New Computer Programming Framework Aims for Energy-Efficient WebJohn Simpson | July 01, 2016
Researchers at the Cockrell School of Engineering at the University of Texas at Austin (UT) have developed a new open-source computer programming framework that could help make the web more energy efficient by allowing people to save more battery power while browsing on mobile devices.
To help mobile device users maximize their limited battery storage, UT Electrical and Computer Engineering Professor Vijay Janapa Reddi and graduate student Yuhao Zhu have developed what they are calling “GreenWeb,” a set of web programming language extensions that enable web developers to have more flexibility and control over the energy consumption of a website.
GreenWeb is designed to guide the web browser engine more efficiently to save processor energy without sacrificing user experience. The language extensions, implemented as CSS style rules, allow developers to express hints to the browser, which in turn conserves power when excessive computational horsepower is not necessary.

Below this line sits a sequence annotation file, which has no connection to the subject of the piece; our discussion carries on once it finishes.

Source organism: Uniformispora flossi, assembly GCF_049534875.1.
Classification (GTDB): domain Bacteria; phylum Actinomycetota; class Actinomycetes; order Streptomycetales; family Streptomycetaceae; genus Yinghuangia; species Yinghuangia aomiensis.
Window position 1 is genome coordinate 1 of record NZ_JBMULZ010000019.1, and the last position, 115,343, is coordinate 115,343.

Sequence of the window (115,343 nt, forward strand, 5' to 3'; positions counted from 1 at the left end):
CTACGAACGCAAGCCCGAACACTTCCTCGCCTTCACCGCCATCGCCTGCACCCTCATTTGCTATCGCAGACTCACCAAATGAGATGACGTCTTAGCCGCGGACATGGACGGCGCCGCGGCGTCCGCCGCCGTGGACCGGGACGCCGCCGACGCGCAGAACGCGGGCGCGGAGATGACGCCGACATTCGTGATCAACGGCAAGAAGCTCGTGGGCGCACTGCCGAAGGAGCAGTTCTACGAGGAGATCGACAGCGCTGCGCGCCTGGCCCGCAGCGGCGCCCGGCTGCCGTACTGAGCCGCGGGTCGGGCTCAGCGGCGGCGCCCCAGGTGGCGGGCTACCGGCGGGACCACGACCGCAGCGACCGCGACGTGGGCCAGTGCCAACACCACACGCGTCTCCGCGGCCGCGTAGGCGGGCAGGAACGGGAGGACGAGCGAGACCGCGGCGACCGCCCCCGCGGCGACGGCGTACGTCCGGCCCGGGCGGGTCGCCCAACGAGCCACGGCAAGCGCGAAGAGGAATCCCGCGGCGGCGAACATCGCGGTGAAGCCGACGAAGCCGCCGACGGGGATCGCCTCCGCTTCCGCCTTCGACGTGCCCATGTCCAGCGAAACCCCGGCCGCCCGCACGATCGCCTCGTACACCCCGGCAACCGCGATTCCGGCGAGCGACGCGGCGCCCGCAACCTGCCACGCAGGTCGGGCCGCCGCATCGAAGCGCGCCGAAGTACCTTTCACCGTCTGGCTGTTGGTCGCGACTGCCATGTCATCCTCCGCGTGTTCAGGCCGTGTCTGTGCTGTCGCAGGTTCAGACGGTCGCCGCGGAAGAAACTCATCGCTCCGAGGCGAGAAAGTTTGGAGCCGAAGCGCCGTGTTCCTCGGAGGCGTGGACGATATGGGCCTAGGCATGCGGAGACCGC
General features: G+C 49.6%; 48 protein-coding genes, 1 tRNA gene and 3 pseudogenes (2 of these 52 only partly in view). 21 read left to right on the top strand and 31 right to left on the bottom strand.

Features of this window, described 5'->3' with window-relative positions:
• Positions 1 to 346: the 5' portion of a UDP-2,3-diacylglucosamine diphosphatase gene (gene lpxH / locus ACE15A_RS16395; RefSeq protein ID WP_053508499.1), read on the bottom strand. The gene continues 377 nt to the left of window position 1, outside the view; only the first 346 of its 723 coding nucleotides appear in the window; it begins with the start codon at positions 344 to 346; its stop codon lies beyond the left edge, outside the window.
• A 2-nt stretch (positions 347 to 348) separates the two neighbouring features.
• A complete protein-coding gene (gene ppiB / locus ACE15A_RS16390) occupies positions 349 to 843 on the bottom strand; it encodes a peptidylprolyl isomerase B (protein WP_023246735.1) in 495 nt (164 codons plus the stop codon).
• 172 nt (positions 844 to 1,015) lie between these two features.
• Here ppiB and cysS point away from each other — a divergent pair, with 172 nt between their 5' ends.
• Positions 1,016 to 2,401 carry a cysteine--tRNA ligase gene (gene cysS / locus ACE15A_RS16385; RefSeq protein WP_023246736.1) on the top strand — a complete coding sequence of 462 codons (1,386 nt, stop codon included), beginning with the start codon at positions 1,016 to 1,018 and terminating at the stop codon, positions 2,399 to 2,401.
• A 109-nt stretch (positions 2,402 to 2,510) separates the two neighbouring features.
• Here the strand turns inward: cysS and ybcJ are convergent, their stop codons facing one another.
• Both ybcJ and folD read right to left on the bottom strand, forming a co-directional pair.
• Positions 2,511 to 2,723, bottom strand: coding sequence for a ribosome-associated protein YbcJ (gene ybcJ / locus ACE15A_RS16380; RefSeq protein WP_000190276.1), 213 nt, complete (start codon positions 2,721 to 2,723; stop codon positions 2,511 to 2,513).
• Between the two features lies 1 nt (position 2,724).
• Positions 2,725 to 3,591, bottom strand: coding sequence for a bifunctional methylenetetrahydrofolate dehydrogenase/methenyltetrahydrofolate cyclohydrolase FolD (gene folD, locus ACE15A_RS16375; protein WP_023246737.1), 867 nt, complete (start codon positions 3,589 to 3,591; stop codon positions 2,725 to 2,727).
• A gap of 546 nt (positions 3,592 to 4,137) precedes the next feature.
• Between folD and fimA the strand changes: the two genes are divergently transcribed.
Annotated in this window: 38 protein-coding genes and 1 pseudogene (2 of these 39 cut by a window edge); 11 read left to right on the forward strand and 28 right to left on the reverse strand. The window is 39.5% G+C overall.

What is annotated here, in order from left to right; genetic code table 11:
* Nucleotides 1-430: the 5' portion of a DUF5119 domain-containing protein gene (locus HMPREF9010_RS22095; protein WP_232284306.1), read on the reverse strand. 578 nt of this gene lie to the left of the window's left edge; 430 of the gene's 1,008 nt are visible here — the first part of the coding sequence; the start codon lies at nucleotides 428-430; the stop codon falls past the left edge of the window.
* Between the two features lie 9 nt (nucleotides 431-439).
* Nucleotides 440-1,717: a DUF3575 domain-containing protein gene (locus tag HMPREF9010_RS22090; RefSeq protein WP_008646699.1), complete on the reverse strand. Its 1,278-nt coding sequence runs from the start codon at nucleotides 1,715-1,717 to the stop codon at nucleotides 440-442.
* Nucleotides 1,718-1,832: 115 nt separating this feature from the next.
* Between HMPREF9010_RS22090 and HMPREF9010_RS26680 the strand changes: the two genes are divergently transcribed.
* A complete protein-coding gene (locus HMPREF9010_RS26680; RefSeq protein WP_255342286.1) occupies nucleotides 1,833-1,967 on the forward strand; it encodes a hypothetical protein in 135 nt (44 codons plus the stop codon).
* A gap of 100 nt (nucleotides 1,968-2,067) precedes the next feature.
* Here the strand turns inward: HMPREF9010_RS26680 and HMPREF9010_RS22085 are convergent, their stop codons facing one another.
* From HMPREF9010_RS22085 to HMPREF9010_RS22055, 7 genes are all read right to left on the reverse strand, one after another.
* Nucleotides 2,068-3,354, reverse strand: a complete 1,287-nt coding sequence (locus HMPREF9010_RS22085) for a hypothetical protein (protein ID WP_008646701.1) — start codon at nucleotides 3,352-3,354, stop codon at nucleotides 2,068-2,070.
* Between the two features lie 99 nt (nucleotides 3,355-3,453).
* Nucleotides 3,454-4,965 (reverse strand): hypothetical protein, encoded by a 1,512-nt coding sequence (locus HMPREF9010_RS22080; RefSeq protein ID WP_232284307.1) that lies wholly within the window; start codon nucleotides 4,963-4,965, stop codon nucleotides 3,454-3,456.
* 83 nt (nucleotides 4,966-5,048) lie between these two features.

The researchers integrated GreenWeb into Google Chrome and reported energy savings of 30% to 66% over Android’s default mode. As mobile device users spend nearly two-thirds of their time browsing the web, those energy savings could result in a 20% to 40% battery life extension.
The researchers also developed AutoGreen, an automatic tool within the GreenWeb framework to assist developers in automatically making web pages energy friendly. The system continuously monitors hardware and browser execution behavior to better understand how to maximize energy efficiency during interactive usage.
“Web pages and apps are getting larger and increasing in complexity, putting more pressure on CPU and network resources for performance that draws power,” says Reddi.
The web’s energy demands have significant implications in the digital economy, the researchers note. Poor energy behavior is one of the top reasons that mobile users give negative app reviews, and 55% of mobile users say they would delete an app for heavy battery usage, according to an independent survey by market research company Instantly.
Additionally, high energy requirements of a website or app could lead to processor performance throttling, which in turn leads to slower web page load times, resulting in lost traffic, consumers and revenue.